Gripping the upper perch, in positions assumed in display, are the BELGIAN FANCY (left), with head and neck extended at a sharp angle from the body, and the SCOTCH FANCY, with a smoothly arched exhibition posture. A “mop” of large, flat feathers adorns the crown of the CRESTED CANARY (lower left). Unusually long, wavy, and recurved plumage gives the FRILLED CANARY (lower right) the appearance of having been stroked the wrong way. Dandy of the English canaries, the YORKSHIRE (right center) should be slim, long, and straight as a soldier.
By Alexander Wetmore
Originally appeared in the December 1938 issue of the National Geographic Magazine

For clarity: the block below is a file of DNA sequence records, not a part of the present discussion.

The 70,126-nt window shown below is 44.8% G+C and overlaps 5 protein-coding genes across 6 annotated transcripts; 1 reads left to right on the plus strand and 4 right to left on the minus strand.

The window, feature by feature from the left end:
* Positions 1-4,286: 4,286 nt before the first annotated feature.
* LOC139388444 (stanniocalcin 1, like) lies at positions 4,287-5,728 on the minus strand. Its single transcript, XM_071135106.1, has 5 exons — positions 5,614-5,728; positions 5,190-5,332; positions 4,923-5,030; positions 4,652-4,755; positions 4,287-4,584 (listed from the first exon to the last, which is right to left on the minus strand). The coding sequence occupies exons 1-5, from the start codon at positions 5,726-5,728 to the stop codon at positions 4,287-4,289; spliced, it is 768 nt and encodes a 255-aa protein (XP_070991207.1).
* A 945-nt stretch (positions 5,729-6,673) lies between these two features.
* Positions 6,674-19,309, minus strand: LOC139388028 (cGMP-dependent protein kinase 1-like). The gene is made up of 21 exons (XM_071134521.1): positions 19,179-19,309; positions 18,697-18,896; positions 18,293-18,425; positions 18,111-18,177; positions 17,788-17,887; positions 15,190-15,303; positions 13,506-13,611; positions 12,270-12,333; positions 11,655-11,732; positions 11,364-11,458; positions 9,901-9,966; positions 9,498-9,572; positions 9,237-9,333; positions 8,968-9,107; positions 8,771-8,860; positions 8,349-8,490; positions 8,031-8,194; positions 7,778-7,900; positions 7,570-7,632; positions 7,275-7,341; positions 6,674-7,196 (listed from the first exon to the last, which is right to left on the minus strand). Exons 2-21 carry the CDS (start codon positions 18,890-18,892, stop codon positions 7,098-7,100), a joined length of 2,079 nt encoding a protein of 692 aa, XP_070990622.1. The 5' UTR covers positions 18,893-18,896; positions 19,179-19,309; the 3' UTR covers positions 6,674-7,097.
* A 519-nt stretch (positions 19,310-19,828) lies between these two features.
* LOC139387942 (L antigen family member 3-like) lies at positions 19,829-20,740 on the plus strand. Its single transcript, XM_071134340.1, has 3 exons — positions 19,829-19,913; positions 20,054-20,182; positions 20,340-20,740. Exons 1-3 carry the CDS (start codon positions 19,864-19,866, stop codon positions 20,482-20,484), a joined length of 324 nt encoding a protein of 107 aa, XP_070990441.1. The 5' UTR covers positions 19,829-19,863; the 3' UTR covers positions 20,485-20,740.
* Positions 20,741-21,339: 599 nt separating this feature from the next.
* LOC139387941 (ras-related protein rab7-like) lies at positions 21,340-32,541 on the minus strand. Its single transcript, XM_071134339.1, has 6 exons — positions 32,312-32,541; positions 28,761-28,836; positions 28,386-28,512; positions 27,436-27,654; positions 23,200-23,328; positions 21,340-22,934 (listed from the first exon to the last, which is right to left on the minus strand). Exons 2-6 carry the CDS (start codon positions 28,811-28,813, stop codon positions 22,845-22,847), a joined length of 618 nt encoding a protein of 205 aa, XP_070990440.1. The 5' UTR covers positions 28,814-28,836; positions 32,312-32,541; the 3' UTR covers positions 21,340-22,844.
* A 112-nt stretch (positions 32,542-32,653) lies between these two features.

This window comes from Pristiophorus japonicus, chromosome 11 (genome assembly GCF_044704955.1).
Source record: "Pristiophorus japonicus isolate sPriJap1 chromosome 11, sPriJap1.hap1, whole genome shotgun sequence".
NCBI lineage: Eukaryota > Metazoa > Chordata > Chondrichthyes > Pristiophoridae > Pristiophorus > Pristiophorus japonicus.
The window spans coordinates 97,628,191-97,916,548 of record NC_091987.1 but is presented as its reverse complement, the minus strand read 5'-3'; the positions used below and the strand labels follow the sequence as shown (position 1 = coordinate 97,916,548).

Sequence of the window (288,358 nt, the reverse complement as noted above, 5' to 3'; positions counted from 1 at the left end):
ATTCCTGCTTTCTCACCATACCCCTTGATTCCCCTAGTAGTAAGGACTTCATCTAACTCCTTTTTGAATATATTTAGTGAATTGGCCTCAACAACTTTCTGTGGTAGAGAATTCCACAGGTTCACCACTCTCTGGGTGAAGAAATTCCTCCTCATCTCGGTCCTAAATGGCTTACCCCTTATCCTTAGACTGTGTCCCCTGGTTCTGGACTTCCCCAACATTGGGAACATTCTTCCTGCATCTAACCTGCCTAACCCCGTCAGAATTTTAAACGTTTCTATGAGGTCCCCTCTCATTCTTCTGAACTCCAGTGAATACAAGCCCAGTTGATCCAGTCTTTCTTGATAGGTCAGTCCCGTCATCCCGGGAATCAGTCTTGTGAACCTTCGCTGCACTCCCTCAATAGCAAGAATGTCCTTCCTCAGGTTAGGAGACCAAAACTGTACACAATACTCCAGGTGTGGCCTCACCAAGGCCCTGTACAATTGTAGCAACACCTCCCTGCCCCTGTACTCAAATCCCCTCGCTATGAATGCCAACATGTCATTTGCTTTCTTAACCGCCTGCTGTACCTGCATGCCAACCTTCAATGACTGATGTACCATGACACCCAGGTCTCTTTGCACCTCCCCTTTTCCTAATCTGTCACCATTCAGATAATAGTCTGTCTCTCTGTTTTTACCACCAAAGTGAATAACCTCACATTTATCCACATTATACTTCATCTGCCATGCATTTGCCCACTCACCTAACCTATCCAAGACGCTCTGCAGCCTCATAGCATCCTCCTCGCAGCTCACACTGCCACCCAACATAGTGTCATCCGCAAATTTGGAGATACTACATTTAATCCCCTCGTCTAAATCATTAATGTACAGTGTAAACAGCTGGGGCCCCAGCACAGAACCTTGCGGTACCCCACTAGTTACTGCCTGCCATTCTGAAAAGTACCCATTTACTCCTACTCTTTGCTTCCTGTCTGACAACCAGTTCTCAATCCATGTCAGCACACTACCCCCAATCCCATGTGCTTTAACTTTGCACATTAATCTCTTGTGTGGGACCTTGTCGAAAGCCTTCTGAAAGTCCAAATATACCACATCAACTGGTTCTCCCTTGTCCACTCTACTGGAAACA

This Web version COPYRIGHT 2004
Among the most curious of canary breeds are the Belgian fancy and the Scotch fancy. which are reared entirely for form without regard to song.
Both of these are long, slender-bodied birds with small head and are of a highly nervous temperament In ordinary pose there is nothing about them to attract particular attention, but when excited they assume peculiar, almost grotesque attitudes.
In the Belgian fancy the bird stands with the body fully erect on its long, slender legs, with the wings pressed tightly to the sides and the long neck extended almost at a right angle to the body. In full position the bill is pointed down.
The Scotch fancy exhibits a variation, in that the tip of the tail is thrust forward and the neck arched so that the line from the head to the end of the tail is a smoothly rounded curve. The bird appears to lean backward from its perch in attaining this peculiar position.